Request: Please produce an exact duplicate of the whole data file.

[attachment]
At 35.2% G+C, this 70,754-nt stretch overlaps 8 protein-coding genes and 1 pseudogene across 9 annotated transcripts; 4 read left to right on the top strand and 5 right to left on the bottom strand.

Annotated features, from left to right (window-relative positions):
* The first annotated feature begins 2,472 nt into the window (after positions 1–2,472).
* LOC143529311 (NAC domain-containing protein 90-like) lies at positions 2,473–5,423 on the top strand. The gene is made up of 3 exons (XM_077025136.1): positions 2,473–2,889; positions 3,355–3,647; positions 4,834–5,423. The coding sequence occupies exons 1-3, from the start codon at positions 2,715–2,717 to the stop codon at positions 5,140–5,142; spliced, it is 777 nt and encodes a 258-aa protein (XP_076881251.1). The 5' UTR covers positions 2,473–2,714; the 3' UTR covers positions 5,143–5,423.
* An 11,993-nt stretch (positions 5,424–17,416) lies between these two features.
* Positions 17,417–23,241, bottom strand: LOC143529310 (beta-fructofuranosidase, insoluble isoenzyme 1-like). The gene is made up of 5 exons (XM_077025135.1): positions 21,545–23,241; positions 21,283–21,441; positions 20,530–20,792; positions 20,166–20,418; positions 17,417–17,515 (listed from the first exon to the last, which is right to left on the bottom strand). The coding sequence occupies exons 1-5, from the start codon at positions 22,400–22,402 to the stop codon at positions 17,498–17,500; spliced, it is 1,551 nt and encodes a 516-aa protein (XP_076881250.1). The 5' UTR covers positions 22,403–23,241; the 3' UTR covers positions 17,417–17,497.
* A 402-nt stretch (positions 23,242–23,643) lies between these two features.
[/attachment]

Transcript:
At 35.2% G+C, this 70,754-nt stretch overlaps 8 protein-coding genes and 1 pseudogene across 9 annotated transcripts; 4 read left to right on the top strand and 5 right to left on the bottom strand.

Annotated features, from left to right (window-relative positions):
* The first annotated feature begins 2,472 nt into the window (after positions 1–2,472).
* LOC143529311 (NAC domain-containing protein 90-like) lies at positions 2,473–5,423 on the top strand. The gene is made up of 3 exons (XM_077025136.1): positions 2,473–2,889; positions 3,355–3,647; positions 4,834–5,423. The coding sequence occupies exons 1-3, from the start codon at positions 2,715–2,717 to the stop codon at positions 5,140–5,142; spliced, it is 777 nt and encodes a 258-aa protein (XP_076881251.1). The 5' UTR covers positions 2,473–2,714; the 3' UTR covers positions 5,143–5,423.
* An 11,993-nt stretch (positions 5,424–17,416) lies between these two features.
* Positions 17,417–23,241, bottom strand: LOC143529310 (beta-fructofuranosidase, insoluble isoenzyme 1-like). The gene is made up of 5 exons (XM_077025135.1): positions 21,545–23,241; positions 21,283–21,441; positions 20,530–20,792; positions 20,166–20,418; positions 17,417–17,515 (listed from the first exon to the last, which is right to left on the bottom strand). The coding sequence occupies exons 1-5, from the start codon at positions 22,400–22,402 to the stop codon at positions 17,498–17,500; spliced, it is 1,551 nt and encodes a 516-aa protein (XP_076881250.1). The 5' UTR covers positions 22,403–23,241; the 3' UTR covers positions 17,417–17,497.
* A 402-nt stretch (positions 23,242–23,643) lies between these two features.